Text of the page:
4. Remember Opportunity Cost

Instead of looking strictly at direct costs, remember to respect and factor in opportunity costs when making strategic decisions.

When we emphasize secondary priorities, we miss opportunities to zero in on what most contributes to our success.

This can be likened to the inverse of diminishing returns.

Make A Confident Decision

In his book, “From Good to Great,” Jim Collins observed that you need to confront the facts to make good decisions.

There are fewer effective ways to do this than basing decisions on proven scientific laws.

You can relax and make a call that economists back.

If appropriately executed, you can look back 12 months from now with a strong sense of satisfaction, knowing you made a wise move.

Here’s toward your future, sustainable growth!

More resources:

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Google’s AI Overviews Shake Up Ecommerce Search Visibility




Google's AI Overviews Shake Up Ecommerce Search Visibility

An analysis of 25,000 ecommerce queries by Bartosz Góralewicz, founder of Onely, reveals the impact of Google’s AI overviews on search visibility for online retailers.

The study found that 16% of eCommerce queries now return an AI overview in search results, accounting for 13% of total search volume in this sector.

Notably, 80% of the sources listed in these AI overviews do not rank organically for the original query.

“Ranking #1-3 gives you only an 8% chance of being a source in AI overviews,” Góralewicz stated.

Shift Toward “Accelerated” Product Experiences

International SEO consultant Aleyda Solis analyzed the disconnect between traditional organic ranking and inclusion in AI overviews.

According to Solis, for product-related queries, Google is prioritizing an “accelerated” approach over summarizing currently ranking pages.

She commented Góralewicz’ findings, stating:

“… rather than providing high level summaries of what’s already ranked organically below, what Google does with e-commerce is “accelerate” the experience by already showcasing what the user would get next.”

Solis explains that for queries where Google previously ranked category pages, reviews, and buying guides, it’s now bypassing this level of results with AI overviews.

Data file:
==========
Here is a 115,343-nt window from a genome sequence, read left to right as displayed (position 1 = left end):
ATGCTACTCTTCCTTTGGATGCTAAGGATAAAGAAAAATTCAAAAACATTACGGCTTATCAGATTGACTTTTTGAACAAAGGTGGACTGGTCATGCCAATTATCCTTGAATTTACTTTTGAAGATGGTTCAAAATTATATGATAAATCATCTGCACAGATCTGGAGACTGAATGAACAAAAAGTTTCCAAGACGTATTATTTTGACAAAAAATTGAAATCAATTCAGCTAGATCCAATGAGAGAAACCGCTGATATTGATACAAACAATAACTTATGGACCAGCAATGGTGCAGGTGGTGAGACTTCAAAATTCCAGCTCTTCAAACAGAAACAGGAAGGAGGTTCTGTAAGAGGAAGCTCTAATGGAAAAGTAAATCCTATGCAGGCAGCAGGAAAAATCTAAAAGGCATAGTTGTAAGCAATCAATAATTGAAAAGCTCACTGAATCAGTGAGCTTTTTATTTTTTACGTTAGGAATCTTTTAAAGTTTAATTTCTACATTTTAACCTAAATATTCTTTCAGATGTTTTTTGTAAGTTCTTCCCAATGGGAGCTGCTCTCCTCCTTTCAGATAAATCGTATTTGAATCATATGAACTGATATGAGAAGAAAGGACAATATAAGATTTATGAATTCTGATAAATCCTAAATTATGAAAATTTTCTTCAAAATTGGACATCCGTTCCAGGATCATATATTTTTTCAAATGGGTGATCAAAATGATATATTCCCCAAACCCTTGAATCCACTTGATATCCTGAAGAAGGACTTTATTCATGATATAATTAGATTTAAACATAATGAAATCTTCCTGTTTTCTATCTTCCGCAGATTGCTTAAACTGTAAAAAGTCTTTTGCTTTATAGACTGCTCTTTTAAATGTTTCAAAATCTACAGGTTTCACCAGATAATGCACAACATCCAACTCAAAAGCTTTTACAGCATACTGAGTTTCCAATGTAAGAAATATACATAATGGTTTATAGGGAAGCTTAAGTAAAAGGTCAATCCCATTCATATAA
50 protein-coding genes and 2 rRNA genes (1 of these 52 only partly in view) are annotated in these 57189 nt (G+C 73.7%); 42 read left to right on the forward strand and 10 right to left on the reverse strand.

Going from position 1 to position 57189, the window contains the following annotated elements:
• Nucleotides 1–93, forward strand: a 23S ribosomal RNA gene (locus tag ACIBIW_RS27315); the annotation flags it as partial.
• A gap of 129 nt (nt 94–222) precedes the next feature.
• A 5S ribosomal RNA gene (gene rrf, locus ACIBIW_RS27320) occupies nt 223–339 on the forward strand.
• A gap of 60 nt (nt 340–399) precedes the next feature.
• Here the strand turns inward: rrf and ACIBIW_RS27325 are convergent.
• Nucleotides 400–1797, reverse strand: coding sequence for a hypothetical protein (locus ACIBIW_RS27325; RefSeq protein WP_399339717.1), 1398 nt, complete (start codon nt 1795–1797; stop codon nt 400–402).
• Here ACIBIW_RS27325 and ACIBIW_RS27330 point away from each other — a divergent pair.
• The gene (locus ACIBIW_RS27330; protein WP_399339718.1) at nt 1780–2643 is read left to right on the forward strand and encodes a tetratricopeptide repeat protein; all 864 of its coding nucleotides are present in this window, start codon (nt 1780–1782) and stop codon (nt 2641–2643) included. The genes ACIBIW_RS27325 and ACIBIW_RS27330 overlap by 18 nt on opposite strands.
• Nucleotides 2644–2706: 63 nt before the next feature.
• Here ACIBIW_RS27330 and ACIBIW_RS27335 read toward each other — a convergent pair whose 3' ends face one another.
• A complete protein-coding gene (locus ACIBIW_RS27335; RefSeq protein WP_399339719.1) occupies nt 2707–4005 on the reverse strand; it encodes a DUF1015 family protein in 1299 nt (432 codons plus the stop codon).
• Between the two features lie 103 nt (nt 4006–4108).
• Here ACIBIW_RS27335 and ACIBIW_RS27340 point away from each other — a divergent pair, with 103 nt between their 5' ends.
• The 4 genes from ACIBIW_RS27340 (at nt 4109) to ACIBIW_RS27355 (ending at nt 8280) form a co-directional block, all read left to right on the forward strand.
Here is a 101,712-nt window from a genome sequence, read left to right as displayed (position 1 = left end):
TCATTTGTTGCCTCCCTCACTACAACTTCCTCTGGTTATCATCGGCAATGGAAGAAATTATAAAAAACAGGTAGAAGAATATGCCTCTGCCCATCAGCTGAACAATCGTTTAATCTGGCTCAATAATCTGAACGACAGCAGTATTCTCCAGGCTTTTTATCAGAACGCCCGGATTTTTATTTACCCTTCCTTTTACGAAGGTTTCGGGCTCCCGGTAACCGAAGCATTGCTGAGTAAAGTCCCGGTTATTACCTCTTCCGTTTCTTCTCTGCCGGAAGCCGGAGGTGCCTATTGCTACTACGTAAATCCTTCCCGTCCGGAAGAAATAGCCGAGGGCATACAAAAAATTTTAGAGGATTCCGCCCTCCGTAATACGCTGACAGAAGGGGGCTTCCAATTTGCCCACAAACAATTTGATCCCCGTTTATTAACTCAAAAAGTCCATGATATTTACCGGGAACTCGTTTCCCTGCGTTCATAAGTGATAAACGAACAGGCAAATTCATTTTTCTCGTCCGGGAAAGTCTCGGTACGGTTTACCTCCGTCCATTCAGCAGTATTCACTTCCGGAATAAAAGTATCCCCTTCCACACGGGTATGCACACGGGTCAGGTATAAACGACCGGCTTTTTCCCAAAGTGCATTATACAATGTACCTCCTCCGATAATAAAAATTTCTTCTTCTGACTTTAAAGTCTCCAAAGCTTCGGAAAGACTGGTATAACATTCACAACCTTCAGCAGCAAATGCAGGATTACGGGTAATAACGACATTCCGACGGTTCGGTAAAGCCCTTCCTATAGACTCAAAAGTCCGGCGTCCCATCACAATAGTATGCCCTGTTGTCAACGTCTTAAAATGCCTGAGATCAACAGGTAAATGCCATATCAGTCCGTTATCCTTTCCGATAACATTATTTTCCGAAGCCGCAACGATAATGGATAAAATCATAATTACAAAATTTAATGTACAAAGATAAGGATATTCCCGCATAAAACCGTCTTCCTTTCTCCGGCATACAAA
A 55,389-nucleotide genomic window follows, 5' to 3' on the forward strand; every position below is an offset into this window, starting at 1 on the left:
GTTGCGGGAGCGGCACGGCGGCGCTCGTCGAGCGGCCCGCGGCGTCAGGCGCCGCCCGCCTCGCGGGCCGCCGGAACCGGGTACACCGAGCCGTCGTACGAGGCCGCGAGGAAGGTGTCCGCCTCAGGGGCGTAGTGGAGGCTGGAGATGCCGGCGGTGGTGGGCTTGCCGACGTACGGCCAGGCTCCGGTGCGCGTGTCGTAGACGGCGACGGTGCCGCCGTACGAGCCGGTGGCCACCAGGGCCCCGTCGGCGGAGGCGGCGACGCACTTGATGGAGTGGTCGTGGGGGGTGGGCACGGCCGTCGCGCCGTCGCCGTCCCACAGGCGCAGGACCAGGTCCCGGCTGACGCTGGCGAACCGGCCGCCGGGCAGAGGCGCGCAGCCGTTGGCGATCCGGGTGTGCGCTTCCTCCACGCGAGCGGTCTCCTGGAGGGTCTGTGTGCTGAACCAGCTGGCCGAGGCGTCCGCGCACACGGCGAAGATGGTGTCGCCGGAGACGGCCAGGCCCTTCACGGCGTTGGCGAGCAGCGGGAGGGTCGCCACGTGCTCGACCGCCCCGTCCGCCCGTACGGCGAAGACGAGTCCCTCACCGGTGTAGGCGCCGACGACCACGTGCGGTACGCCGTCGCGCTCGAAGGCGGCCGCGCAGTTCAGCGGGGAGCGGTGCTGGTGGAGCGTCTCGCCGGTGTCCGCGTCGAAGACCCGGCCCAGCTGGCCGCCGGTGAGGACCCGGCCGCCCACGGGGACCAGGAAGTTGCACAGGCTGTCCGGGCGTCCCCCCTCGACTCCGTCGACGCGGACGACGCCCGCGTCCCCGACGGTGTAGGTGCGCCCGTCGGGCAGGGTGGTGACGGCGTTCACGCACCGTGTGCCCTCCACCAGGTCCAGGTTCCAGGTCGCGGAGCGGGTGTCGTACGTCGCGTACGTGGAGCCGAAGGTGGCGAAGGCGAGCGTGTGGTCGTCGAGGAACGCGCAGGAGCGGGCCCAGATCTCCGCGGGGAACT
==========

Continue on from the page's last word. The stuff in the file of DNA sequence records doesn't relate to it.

Assessing AI Overview Traffic Impact

To help retailers evaluate their exposure, Solis has shared a spreadsheet that analyzes the potential traffic impact of AI overviews.

As Góralewicz notes, this could be an initial rollout, speculating that “Google will expand AI overviews for high-cost queries when enabling ads” based on data showing they are currently excluded for high cost-per-click keywords.

An in-depth report across ecommerce and publishing is expected soon from Góralewicz and Onely, with additional insights into this search trend.

Why SEJ Cares

AI overviews represent a shift in how search visibility is achieved for ecommerce websites.

With most overviews currently pulling product data from non-ranking sources, the traditional connection between organic rankings and search traffic is being disrupted.

Retailers may need to adapt their SEO strategies for this new search environment.

How This Can Benefit You

While unsettling for established brands, AI overviews create new opportunities for retailers to gain visibility without competing for the most commercially valuable keywords.

Ecommerce sites can potentially circumvent traditional ranking barriers by optimizing product data and detail pages for Google’s “accelerated” product displays.

The detailed assessment framework provided by Solis enables merchants to audit their exposure and prioritize optimization needs accordingly.


What are the key findings from the analysis of AI overviews & ecommerce queries?

Góralewicz’s analysis of 25,000 ecommerce queries found:

  • 16% of ecommerce queries now return an AI overview in the search results.
  • 80% of the sources listed in these AI overviews do not rank organically for the original query.
  • Ranking positions #1-3 only provides an 8% chance of being a source in AI overviews.

These insights reveal significant shifts in how ecommerce sites need to approach search visibility.

Why are AI overviews pulling product data from non-ranking sources, and what does this mean for retailers?

Google’s AI overviews prioritize “accelerated” experiences over summarizing currently ranked pages for product-related queries.

This shift focuses on showcasing directly what users seek instead of traditional organic results.

For retailers, this means:

  • A need to optimize product pages beyond traditional SEO practices, catering to the data requirements of AI overviews.
  • Opportunities to gain visibility without necessarily holding top organic rankings.
  • Potential to bypass traditional ranking barriers by focusing on enhanced product data integration.

Retailers must adapt quickly to remain competitive in this evolving search environment.

What practical steps can retailers take to evaluate and improve their search visibility in light of AI overview disruptions?

Retailers can take several practical steps to evaluate and improve their search visibility:

  • Utilize the spreadsheet provided by Aleyda Solis to assess the potential traffic impact of AI overviews.
  • Optimize product and detail pages to align with the data and presentation style preferred by AI overviews.
  • Continuously monitor changes and updates to AI overviews, adapting strategies based on new data and trends.

These steps can help retailers navigate the impact of AI overviews and maintain or improve their search visibility.